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What to do if you can't pay your student loans

Key takeaways

  • If you can't pay your student loans, consider changing to a repayment plan that would lower your monthly payments.
  • Look for ways to cut your other expenses or earn additional income.
  • Also contact your loan servicer, and consider options such as deferment, forbearance, or consolidation.

After a more than 3-year-long pause, federal student loan payments have restarted. But 49% of federal student loan borrowers are doubtful they can swing their payments, according to a survey by, an education-focused online magazine.1 Here's what you could do if you can't afford to make your student loan payments.

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1. See if you're eligible for student loan assistance

More employers are offering help with defraying student loan payments in their benefit packages. This could go a long way toward knocking down debt. Contact your HR department to see if this perk is available to you. Or, if you're on the job hunt, see which companies provide this benefit. Factor in the amount of aid you'd be entitled to as you weigh job offers.

If you work for a federal, state, local, or tribal government or a not-for-profit organization, you may qualify for public service loan forgiveness. This is separate from the broader program that the Supreme Court struck down and requires making 120 qualifying loan payments to be eligible.

2. Try to reduce your expenses or boost your income

If you can't make your loan payments with your current budget, revisit your monthly expenses to see if there are ways to cut back. Maybe there are monthly services you could bundle together for a lower price, or you could try these tips to save on essentials such as utilities and groceries.

Another idea, if you have the time and energy: Consider picking up a side hustle to earn some extra cash each month. Finding another income stream could help bridge the gap between what you owe and what you can pay.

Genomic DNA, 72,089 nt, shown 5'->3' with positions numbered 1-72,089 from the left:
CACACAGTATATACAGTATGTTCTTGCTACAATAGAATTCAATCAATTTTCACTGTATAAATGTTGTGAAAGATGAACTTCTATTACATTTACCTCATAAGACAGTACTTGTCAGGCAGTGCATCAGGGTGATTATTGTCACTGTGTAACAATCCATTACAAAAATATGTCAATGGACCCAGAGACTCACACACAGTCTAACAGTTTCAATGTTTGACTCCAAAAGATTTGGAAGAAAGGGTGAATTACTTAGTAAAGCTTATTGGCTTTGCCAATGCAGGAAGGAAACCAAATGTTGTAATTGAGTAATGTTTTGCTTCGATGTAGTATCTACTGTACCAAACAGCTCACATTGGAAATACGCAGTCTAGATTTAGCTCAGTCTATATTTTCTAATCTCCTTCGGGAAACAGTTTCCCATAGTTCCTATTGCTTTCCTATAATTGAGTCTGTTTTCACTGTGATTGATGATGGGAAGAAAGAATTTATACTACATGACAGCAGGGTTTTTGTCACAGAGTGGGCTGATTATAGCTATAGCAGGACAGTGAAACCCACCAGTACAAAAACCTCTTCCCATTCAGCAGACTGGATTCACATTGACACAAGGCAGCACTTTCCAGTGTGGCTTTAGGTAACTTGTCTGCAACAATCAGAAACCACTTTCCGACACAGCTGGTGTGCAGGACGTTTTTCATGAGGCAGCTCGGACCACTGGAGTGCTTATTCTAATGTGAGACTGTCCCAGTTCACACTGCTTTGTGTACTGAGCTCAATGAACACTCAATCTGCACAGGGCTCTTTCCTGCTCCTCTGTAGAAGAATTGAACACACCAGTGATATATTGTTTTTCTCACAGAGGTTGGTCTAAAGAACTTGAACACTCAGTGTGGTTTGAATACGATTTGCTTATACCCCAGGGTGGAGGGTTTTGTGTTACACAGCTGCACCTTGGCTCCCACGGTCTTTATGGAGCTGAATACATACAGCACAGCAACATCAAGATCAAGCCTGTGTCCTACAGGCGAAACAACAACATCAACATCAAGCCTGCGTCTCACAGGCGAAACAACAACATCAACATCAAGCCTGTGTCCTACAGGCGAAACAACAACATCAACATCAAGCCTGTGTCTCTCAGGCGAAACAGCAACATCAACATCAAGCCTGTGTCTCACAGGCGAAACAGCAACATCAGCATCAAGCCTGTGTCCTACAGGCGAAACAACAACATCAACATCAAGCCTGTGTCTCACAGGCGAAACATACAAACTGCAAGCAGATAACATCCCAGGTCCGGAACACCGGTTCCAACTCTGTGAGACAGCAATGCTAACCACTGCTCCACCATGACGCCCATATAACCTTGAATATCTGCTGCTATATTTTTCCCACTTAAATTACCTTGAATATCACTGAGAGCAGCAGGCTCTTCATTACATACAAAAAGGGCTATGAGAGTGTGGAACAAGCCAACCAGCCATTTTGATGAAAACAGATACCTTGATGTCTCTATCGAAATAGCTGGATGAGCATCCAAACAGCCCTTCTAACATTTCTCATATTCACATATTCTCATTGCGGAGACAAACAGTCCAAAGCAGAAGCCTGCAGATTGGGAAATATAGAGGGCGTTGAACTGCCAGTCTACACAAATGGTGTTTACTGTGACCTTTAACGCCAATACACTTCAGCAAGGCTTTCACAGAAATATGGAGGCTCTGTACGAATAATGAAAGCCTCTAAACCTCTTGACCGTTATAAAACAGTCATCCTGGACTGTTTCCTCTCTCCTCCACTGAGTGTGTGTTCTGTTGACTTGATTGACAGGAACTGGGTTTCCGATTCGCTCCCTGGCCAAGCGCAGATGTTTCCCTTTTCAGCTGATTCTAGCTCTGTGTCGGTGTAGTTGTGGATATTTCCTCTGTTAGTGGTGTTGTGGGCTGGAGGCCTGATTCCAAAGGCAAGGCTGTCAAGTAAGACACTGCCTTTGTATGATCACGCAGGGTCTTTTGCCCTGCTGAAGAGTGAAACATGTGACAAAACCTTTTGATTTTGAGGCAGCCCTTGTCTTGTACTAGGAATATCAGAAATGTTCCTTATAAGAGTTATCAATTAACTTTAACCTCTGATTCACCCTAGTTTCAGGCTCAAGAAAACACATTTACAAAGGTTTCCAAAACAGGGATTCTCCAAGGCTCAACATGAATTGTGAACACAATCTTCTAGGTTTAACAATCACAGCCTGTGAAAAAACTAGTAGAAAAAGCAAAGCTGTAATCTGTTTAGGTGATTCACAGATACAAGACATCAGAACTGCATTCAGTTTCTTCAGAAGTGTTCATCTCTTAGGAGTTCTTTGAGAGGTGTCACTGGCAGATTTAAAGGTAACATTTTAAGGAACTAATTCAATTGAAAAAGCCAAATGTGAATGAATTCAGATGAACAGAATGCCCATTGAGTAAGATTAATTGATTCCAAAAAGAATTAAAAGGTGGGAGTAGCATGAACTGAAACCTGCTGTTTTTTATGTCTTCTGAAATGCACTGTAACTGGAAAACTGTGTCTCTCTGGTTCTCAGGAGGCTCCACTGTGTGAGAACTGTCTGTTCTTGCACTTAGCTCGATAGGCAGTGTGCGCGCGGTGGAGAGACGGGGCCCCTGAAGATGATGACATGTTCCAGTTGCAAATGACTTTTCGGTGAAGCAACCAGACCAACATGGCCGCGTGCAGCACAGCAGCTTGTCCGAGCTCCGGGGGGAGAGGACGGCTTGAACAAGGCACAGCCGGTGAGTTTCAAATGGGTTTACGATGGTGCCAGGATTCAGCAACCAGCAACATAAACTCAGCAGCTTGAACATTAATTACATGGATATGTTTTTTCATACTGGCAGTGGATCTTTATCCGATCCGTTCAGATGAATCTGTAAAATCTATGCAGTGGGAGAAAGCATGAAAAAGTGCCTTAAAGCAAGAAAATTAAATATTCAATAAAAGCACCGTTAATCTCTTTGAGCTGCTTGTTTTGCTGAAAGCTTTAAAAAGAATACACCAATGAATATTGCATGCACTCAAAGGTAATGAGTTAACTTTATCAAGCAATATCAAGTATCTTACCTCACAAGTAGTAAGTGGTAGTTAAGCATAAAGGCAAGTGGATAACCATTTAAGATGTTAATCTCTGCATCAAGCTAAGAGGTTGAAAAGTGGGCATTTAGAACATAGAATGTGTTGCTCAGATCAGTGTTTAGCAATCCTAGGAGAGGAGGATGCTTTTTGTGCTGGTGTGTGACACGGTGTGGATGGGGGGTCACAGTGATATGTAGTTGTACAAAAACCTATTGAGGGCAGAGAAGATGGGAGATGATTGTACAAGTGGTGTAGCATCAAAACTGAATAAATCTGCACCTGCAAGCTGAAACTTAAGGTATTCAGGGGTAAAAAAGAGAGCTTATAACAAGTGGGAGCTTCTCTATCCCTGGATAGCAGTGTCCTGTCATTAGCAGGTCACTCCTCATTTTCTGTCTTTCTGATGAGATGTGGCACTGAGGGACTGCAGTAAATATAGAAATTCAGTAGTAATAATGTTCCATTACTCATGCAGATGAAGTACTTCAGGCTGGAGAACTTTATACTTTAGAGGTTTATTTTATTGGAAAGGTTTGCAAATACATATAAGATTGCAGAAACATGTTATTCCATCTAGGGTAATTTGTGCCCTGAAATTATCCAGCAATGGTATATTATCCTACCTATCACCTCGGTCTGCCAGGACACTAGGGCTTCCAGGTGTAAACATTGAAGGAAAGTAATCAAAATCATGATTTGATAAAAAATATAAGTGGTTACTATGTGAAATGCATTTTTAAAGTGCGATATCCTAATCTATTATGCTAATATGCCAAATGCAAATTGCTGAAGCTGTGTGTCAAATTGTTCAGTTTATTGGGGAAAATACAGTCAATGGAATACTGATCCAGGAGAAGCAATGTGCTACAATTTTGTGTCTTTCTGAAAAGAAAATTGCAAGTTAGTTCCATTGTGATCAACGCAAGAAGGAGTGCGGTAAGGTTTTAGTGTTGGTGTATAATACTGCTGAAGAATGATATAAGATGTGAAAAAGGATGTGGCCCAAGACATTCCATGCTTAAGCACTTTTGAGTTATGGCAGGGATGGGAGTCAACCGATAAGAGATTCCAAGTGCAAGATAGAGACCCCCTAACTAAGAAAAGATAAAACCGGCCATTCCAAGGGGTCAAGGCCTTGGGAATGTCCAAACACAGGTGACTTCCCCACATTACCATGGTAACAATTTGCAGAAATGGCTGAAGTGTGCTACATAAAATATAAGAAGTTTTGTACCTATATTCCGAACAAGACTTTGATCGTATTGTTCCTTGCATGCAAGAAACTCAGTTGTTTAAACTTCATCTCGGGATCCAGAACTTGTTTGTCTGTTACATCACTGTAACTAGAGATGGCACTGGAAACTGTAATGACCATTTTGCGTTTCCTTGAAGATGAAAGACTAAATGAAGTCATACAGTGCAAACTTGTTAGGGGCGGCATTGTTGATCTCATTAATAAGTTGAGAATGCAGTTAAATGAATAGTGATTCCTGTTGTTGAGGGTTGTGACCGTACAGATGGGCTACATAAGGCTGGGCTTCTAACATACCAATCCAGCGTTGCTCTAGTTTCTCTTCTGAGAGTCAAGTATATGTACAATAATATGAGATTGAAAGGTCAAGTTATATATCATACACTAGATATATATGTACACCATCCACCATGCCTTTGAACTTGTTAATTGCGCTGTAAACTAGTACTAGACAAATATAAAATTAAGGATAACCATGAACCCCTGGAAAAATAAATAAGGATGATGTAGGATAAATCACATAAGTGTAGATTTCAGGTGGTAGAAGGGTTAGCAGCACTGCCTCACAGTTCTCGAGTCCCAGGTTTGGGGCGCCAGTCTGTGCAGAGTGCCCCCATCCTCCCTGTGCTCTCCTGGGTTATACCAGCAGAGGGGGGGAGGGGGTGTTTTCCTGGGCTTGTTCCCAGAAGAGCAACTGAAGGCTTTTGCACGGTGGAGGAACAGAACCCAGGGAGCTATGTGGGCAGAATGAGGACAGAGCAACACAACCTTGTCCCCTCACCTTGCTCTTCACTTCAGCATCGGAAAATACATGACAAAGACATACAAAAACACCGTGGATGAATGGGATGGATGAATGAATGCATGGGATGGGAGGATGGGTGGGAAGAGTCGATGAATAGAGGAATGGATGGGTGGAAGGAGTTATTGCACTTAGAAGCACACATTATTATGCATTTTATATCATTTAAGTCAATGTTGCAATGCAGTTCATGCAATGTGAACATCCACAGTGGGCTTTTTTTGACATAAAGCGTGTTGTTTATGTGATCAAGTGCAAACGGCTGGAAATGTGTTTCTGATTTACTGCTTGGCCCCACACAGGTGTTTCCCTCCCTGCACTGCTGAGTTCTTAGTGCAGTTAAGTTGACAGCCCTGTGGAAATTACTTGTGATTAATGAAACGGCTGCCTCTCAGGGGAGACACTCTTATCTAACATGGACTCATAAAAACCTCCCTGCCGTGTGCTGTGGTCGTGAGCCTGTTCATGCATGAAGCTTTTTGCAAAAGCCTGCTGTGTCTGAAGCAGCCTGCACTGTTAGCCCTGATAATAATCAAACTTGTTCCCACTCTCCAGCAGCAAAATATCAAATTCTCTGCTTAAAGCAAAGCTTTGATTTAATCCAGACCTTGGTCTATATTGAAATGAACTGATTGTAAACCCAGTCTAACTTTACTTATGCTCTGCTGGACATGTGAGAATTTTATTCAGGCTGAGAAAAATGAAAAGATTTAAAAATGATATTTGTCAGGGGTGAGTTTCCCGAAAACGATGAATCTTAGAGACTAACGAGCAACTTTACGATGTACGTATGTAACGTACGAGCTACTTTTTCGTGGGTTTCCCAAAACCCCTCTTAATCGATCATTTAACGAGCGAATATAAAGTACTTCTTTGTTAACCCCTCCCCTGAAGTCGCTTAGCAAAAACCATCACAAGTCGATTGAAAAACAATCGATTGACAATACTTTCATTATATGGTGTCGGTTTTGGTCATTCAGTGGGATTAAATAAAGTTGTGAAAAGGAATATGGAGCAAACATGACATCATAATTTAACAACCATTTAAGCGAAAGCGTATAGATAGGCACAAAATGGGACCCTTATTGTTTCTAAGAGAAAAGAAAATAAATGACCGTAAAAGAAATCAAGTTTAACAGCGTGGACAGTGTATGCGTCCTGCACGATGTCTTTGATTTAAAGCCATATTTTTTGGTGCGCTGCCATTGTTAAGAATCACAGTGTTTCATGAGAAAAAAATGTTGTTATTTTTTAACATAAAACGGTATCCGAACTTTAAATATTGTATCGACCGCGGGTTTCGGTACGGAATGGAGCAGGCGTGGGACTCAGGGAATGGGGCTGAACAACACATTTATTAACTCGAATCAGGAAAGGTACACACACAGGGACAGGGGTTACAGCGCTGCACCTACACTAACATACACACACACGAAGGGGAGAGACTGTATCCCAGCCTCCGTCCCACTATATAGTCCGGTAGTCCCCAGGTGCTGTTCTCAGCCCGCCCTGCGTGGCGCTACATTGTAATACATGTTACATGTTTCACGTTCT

3. Contact your loan servicer

Although it can seem like an awkward conversation, call your loan servicer and explain you can't make your loan payments. Many servicers have trained professionals on the other end of the line who can talk you through your options to avoid defaulting on your loans, including the ideas outlined below. It likely won't be their first or last time having this conversation with someone in your position.

4. Change your repayment plan

If you can't make your payments as they're scheduled, you could change how you pay. Federal student loans have several different options.

  • Standard repayment plans are available to all borrowers. These require you to pay a fixed amount every month for 10 years. This could extend to 30 years with consolidation, or when you combine multiple loans into a single larger loan. The consolidated loan may have a longer repayment period than any of the individual loans, which can lower monthly payments but be more expensive over the life of the loan because you're paying interest for longer.
  • Graduated repayment plans are also available to all borrowers. These start with smaller payments and gradually increase every 2 years over a 10-year payment period (or up to 30 years for Consolidation Loans). These may be a good option if you're in a career in which salaries grow significantly over time, as a future earnings boost could help cover the later larger payments.
  • Extended repayment plans are only allowed if you have more than $30,000 in Direct Loans, which are loans made directly from the US Department of Education. Instead of the usual 10-year payment period, there's an extended 25-year period and, as a result, lower monthly payments.

If you have relatively high debt compared to your income, you may want to look into an income-driven repayment plan. These calculate your monthly payment amount based on your income and family size, and you need to recertify that info each year, which could cause your monthly payment amounts to change. Bonus: Some of these programs offer eventual loan forgiveness. To enroll, call your federal loan servicer. They must help you apply for income-driven repayment plans for free.